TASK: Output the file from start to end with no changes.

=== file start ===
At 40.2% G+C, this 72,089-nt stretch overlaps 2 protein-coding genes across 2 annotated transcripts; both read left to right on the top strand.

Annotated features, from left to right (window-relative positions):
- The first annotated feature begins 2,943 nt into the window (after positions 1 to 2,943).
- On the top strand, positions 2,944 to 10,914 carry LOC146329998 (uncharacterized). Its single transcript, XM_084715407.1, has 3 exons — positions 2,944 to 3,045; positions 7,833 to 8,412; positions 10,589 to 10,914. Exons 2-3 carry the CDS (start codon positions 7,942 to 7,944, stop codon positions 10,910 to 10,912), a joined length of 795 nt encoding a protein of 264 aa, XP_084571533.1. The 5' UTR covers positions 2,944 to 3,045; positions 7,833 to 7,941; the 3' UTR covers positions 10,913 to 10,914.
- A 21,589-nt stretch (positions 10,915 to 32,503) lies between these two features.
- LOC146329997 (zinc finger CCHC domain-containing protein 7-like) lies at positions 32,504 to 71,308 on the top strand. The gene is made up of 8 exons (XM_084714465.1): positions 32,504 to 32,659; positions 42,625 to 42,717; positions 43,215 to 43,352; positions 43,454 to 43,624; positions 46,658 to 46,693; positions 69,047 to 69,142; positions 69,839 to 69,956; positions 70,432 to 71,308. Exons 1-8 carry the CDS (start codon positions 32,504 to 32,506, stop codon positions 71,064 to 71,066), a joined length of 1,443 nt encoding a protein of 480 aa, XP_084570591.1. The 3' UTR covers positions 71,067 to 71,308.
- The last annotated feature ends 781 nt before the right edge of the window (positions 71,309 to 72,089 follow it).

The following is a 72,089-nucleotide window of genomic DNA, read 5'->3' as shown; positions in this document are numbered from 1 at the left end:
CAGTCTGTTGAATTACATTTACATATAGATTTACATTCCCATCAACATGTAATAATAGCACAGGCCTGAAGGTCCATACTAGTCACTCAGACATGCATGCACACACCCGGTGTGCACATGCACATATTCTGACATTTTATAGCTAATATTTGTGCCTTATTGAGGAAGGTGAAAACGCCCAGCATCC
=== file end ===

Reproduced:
At 40.2% G+C, this 72,089-nt stretch overlaps 2 protein-coding genes across 2 annotated transcripts; both read left to right on the top strand.

Annotated features, from left to right (window-relative positions):
- The first annotated feature begins 2,943 nt into the window (after positions 1 to 2,943).
- On the top strand, positions 2,944 to 10,914 carry LOC146329998 (uncharacterized). Its single transcript, XM_084715407.1, has 3 exons — positions 2,944 to 3,045; positions 7,833 to 8,412; positions 10,589 to 10,914. Exons 2-3 carry the CDS (start codon positions 7,942 to 7,944, stop codon positions 10,910 to 10,912), a joined length of 795 nt encoding a protein of 264 aa, XP_084571533.1. The 5' UTR covers positions 2,944 to 3,045; positions 7,833 to 7,941; the 3' UTR covers positions 10,913 to 10,914.
- A 21,589-nt stretch (positions 10,915 to 32,503) lies between these two features.
- LOC146329997 (zinc finger CCHC domain-containing protein 7-like) lies at positions 32,504 to 71,308 on the top strand. The gene is made up of 8 exons (XM_084714465.1): positions 32,504 to 32,659; positions 42,625 to 42,717; positions 43,215 to 43,352; positions 43,454 to 43,624; positions 46,658 to 46,693; positions 69,047 to 69,142; positions 69,839 to 69,956; positions 70,432 to 71,308. Exons 1-8 carry the CDS (start codon positions 32,504 to 32,506, stop codon positions 71,064 to 71,066), a joined length of 1,443 nt encoding a protein of 480 aa, XP_084570591.1. The 3' UTR covers positions 71,067 to 71,308.
- The last annotated feature ends 781 nt before the right edge of the window (positions 71,309 to 72,089 follow it).

The following is a 72,089-nucleotide window of genomic DNA, read 5'->3' as shown; positions in this document are numbered from 1 at the left end:
CAGTCTGTTGAATTACATTTACATATAGATTTACATTCCCATCAACATGTAATAATAGCACAGGCCTGAAGGTCCATACTAGTCACTCAGACATGCATGCACACACCCGGTGTGCACATGCACATATTCTGACATTTTATAGCTAATATTTGTGCCTTATTGAGGAAGGTGAAAACGCCCAGCATCC